Downey Duck Maldives
 

January, 2008

Whale sharks! Dolphins! Mantas! Mating octopus! Plus more slithering eels than we've encountered anywhere else, chomping turtles not caring how close we came, perky anemonefish flitting about the tops of pinnacles, and unfamiliar fish and critters that sent us to the fish ID books while barely dry after the dives.

The Maldives is an independent nation off the southern tip of India consisting of 1192 islets, or small islands; about 200 are populated. After enduring long flights and layovers, we began the serious business of body-clock readjustment while strolling around sunny 2-square mile Male, exploring the local streets. Although primarily a Muslim country and we certainly were dressed differently, no one paid too much attention to us and we enjoyed our walk-about there.

We boarded the Manthiri, our home for the next 9 nights, signed waivers, sat through a short briefing, unpacked, transferred our gear to the dhoni, the 55' dive boat, and managed to get in two dives. Twelve passengers make a full complement; there are 12 crew members, most of whom we never saw except when they were smoking on the stern of the boat; personal introductions were not made other than the three divemasters, probaly due to the language barrier. The Manthiri is an older, well-kept boat, with six guest cabins below the main deck, all decent sized with adequate storage. Half of the teak-paneled salon served as the hang-out area; the other half had two tables for dining. A smaller salon was used mostly by the crew. There weren't enough beds for the crew in the crew quarters, so several of them slept on the salon couches or up on the sundeck, roomy enough for sun and shade worshipers. The clotheslines, the first we ever encountered, were glorious, and included clothespins! Hot water in the Manthiri's heads and the two showers on the dhoni was truly unlimited-another first.

All the diving was done from the roomy dhoni. Baskets were under each seat; BCs remained on the tanks, wet suits were rinsed and hung in the center section, and everything was rinsed at day's end. Drift diving was the norm and we never had to wait more than a few minutes for pick-up. Sometimes the group was pretty spread out at the end of the dime, but we felt the need to raise a flag only once. There was always a current but only provided a wild ride once or twice. The quickly familiar routine consisted of a wake-up call at 6:00am, light breakfast, dive, full breakfast, dive, snack or lunch, dive, snack, sometimes a fourth dive, then supper around 7:00pm. We did three to four dives each day, but no night dives. All three divemasters usually went in the water with us, one usually hanging back with us photo slackers; we tried to keep up since they knew where to look for the really cool stuff, but invariably would fall behind composing photos. Between dives the dhoni scooted off for tank refilling, leaving the Manthiri extremely quiet except for the low hum of the generator; no white noise to cover the sound of snoring on this boat! When the dhoni began motoring closer, we knew it would soon be time to dive again. Nitrox was available at an extra charge.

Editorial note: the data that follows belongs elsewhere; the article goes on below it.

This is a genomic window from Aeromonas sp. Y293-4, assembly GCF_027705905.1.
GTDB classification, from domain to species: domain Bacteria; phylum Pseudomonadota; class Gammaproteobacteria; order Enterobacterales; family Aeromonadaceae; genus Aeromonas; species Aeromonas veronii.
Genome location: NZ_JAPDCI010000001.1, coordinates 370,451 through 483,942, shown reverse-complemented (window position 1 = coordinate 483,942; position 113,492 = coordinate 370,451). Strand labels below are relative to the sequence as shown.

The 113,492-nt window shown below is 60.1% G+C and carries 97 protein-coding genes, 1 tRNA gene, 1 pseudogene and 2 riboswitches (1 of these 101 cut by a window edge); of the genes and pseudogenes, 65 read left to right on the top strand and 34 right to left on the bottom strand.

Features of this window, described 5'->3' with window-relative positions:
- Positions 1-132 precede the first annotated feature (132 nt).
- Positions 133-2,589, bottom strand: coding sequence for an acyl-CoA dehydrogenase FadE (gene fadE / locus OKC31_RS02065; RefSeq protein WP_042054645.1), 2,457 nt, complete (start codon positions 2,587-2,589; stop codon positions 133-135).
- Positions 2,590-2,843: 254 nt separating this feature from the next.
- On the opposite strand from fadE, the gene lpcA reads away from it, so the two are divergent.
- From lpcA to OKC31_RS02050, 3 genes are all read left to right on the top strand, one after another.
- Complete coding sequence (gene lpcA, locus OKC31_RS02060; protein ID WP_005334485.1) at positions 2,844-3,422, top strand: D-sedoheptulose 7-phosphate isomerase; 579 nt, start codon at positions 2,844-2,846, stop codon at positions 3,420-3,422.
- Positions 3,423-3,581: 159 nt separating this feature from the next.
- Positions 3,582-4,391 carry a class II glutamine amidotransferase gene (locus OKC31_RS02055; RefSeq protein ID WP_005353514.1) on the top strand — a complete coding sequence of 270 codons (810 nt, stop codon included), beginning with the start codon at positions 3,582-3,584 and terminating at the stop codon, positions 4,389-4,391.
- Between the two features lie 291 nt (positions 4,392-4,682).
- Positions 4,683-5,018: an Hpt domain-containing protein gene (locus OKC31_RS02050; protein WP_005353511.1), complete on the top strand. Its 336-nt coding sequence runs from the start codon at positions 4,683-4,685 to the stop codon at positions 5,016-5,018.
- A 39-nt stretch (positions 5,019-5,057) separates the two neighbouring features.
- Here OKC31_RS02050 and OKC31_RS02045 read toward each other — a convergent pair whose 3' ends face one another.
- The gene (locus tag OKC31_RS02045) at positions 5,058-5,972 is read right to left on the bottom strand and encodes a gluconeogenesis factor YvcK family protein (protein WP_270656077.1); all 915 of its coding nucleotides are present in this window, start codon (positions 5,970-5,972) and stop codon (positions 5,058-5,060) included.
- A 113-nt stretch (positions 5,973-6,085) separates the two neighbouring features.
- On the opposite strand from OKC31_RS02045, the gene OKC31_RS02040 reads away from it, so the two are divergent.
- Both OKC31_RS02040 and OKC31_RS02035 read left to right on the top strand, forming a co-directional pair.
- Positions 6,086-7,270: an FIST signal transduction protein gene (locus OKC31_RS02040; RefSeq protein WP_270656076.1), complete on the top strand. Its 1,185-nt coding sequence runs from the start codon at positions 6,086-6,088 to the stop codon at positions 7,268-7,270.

The diving varied nicely from walls to pinnacles to channels to ridges to one small wreck. Most briefings were very thorough, with an occasional "get on the dhoni" briefing. Water temperature averaged 82-84 degrees and visibility ranged from 50-100 feet, depending on the site. By law, 100 feet was the maximum allowed depth, but we weren't chastised if seen dropping a little deeper; there also was no rigid buddy system. When the divemasters made an unusual discovery, they would look around to see who was close-by and wave them over; a couple times they came looking for me. One dive I saw all three divemasters disappear under a ledge; I zipped over to see what had gotten all three so excited-it was an orgy of three thecacera picta nudibranchs! Another time one divemaster was showing another a tiny red cowry, almost invisible on a sea fan; their enthusiasm was impressive.

My favorite dive site was Fish Head, starting off with the very friendly Napoleon wrasse, continuing on to the mating octopi, scurrying mantis shrimp, super photogenic turtles, and dozens of anemonefish. But after requesting two extra dives on this site, we had to move on. Ranfaru was the least favorite, where the ripping current made it impossible to slow down unless we aimed towards an upcoming overhang!

Meals were varied with lots of choices, ranging from the familiar to the "what is this?" Pre-breakfast was coffee, cereal, and toast while breakfast might consist of eggs, fruit, beans, juice, French toast, and sausage (hot dogs). Several courses, such as fish, pasta, and salad were offered at lunch, along with ice cream, and dinner was also several courses with fruit for dessert. Wine was served at dinner at no charge, and beer, alcohol and pop were in each cabin's refrigerator, with a price list on the wall. The crew often fished while we were diving, making for some super-fresh meals. Hot water for tea and coffee were always available; "biscuits", the closest thing to cookies in that part of the world, were not sitting out 24/7, but could always be asked for. One evening a barbecue was arranged on a private beach, with tablecloth, candles, and all the fixings, including hundreds of crabs scurrying along the beach.

Although the hard corals were not impressive, the soft corals were colorful and the wide variety of fish, invertebrates, and pelagics was exceptional. The quality of the boat, crew, food, and diving made us happy we'd done an extended trip-we'd have no problem doing it again.